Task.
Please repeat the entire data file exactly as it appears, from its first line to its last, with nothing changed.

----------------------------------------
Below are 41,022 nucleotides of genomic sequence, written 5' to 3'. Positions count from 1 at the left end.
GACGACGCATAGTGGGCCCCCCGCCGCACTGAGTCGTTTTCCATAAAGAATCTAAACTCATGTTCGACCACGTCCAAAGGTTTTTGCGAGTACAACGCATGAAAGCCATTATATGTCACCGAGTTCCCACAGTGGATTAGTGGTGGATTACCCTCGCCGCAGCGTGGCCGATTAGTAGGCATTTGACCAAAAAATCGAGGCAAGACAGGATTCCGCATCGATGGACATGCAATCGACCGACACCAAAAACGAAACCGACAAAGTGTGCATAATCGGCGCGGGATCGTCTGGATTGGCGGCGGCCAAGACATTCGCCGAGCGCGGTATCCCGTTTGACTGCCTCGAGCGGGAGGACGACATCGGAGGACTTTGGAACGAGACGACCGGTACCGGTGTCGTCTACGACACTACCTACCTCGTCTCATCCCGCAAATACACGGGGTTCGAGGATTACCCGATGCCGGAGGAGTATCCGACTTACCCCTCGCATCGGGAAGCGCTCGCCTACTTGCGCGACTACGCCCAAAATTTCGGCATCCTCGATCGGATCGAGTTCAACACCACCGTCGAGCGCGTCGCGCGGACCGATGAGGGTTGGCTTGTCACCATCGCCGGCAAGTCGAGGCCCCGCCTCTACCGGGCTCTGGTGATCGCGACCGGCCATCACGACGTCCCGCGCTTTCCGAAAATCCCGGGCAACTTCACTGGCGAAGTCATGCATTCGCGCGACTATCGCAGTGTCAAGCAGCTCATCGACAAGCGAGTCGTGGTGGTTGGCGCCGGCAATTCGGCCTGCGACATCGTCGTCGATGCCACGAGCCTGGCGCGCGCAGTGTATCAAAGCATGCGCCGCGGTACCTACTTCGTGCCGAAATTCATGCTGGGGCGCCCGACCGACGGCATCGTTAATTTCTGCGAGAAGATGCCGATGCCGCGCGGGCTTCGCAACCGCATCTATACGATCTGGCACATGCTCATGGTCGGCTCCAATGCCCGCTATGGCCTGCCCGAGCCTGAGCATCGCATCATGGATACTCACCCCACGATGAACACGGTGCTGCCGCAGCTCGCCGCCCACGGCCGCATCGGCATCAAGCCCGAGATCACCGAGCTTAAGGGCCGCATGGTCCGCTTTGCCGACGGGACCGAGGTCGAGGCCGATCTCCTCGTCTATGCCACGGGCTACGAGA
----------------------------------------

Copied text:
Below are 41,022 nucleotides of genomic sequence, written 5' to 3'. Positions count from 1 at the left end.
GACGACGCATAGTGGGCCCCCCGCCGCACTGAGTCGTTTTCCATAAAGAATCTAAACTCATGTTCGACCACGTCCAAAGGTTTTTGCGAGTACAACGCATGAAAGCCATTATATGTCACCGAGTTCCCACAGTGGATTAGTGGTGGATTACCCTCGCCGCAGCGTGGCCGATTAGTAGGCATTTGACCAAAAAATCGAGGCAAGACAGGATTCCGCATCGATGGACATGCAATCGACCGACACCAAAAACGAAACCGACAAAGTGTGCATAATCGGCGCGGGATCGTCTGGATTGGCGGCGGCCAAGACATTCGCCGAGCGCGGTATCCCGTTTGACTGCCTCGAGCGGGAGGACGACATCGGAGGACTTTGGAACGAGACGACCGGTACCGGTGTCGTCTACGACACTACCTACCTCGTCTCATCCCGCAAATACACGGGGTTCGAGGATTACCCGATGCCGGAGGAGTATCCGACTTACCCCTCGCATCGGGAAGCGCTCGCCTACTTGCGCGACTACGCCCAAAATTTCGGCATCCTCGATCGGATCGAGTTCAACACCACCGTCGAGCGCGTCGCGCGGACCGATGAGGGTTGGCTTGTCACCATCGCCGGCAAGTCGAGGCCCCGCCTCTACCGGGCTCTGGTGATCGCGACCGGCCATCACGACGTCCCGCGCTTTCCGAAAATCCCGGGCAACTTCACTGGCGAAGTCATGCATTCGCGCGACTATCGCAGTGTCAAGCAGCTCATCGACAAGCGAGTCGTGGTGGTTGGCGCCGGCAATTCGGCCTGCGACATCGTCGTCGATGCCACGAGCCTGGCGCGCGCAGTGTATCAAAGCATGCGCCGCGGTACCTACTTCGTGCCGAAATTCATGCTGGGGCGCCCGACCGACGGCATCGTTAATTTCTGCGAGAAGATGCCGATGCCGCGCGGGCTTCGCAACCGCATCTATACGATCTGGCACATGCTCATGGTCGGCTCCAATGCCCGCTATGGCCTGCCCGAGCCTGAGCATCGCATCATGGATACTCACCCCACGATGAACACGGTGCTGCCGCAGCTCGCCGCCCACGGCCGCATCGGCATCAAGCCCGAGATCACCGAGCTTAAGGGCCGCATGGTCCGCTTTGCCGACGGGACCGAGGTCGAGGCCGATCTCCTCGTCTATGCCACGGGCTACGAGA